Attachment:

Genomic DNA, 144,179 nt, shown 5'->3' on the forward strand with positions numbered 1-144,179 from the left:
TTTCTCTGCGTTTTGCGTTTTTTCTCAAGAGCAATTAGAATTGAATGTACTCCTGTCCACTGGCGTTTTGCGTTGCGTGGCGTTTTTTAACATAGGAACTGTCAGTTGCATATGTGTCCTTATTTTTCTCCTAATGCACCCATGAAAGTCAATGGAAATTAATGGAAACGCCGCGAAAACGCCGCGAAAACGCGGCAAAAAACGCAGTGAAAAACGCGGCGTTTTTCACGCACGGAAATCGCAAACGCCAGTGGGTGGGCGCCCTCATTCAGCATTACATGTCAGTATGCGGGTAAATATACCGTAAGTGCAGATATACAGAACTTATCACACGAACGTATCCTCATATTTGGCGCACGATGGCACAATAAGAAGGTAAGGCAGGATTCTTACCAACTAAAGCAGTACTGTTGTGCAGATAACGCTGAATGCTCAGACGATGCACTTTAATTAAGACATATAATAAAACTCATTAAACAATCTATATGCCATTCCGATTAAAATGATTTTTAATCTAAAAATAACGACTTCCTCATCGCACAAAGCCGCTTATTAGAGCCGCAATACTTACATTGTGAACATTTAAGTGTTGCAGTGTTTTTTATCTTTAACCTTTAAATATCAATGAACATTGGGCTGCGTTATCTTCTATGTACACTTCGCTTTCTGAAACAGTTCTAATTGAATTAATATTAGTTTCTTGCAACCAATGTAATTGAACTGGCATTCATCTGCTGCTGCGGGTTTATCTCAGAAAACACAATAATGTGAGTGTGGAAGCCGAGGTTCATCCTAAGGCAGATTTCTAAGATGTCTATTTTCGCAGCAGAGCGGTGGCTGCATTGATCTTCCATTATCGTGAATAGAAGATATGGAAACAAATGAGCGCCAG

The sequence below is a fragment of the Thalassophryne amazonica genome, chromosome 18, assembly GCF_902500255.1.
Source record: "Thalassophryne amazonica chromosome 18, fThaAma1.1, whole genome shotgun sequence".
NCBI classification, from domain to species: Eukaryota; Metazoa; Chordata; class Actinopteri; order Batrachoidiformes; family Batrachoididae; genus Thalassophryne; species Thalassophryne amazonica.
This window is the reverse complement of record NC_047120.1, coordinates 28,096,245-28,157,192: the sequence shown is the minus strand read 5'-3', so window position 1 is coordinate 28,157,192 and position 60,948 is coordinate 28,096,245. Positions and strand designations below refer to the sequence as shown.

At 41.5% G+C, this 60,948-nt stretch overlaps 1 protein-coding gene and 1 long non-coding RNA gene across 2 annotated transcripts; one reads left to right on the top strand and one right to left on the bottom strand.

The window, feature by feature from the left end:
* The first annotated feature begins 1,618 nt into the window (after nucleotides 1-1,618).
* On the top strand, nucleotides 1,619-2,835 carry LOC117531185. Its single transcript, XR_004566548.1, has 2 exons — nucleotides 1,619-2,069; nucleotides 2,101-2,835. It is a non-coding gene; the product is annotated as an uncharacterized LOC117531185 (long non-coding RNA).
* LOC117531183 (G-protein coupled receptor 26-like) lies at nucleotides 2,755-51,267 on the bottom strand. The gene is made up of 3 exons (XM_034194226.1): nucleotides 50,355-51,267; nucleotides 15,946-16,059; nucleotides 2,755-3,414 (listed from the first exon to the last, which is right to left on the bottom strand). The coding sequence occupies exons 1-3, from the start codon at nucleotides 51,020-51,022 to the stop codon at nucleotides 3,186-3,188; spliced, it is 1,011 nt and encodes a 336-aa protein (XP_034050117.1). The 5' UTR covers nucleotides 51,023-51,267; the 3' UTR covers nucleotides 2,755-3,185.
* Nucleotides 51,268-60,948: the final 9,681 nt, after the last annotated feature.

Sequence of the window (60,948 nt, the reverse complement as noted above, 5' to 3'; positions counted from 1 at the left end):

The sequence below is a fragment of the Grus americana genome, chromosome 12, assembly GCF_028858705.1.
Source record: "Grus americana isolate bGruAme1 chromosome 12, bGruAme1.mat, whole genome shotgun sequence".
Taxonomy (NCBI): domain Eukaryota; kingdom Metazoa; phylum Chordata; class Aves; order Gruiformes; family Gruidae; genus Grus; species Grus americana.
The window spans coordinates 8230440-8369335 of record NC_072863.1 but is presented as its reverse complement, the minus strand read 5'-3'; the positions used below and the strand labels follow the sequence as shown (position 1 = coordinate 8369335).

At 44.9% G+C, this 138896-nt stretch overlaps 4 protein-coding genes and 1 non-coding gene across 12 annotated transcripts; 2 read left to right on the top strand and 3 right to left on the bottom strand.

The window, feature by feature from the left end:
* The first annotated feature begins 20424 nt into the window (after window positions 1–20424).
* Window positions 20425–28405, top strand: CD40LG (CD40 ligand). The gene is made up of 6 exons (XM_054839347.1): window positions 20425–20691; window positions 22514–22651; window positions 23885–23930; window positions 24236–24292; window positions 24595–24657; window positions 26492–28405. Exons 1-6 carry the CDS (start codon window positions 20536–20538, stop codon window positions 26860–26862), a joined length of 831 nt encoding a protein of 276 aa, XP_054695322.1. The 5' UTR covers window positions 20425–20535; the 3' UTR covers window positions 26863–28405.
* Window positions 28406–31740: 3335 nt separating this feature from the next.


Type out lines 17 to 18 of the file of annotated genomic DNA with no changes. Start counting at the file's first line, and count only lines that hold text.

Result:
The window spans coordinates 8230440-8369335 of record NC_072863.1 but is presented as its reverse complement, the minus strand read 5'-3'; the positions used below and the strand labels follow the sequence as shown (position 1 = coordinate 8369335).

At 44.9% G+C, this 138896-nt stretch overlaps 4 protein-coding genes and 1 non-coding gene across 12 annotated transcripts; 2 read left to right on the top strand and 3 right to left on the bottom strand.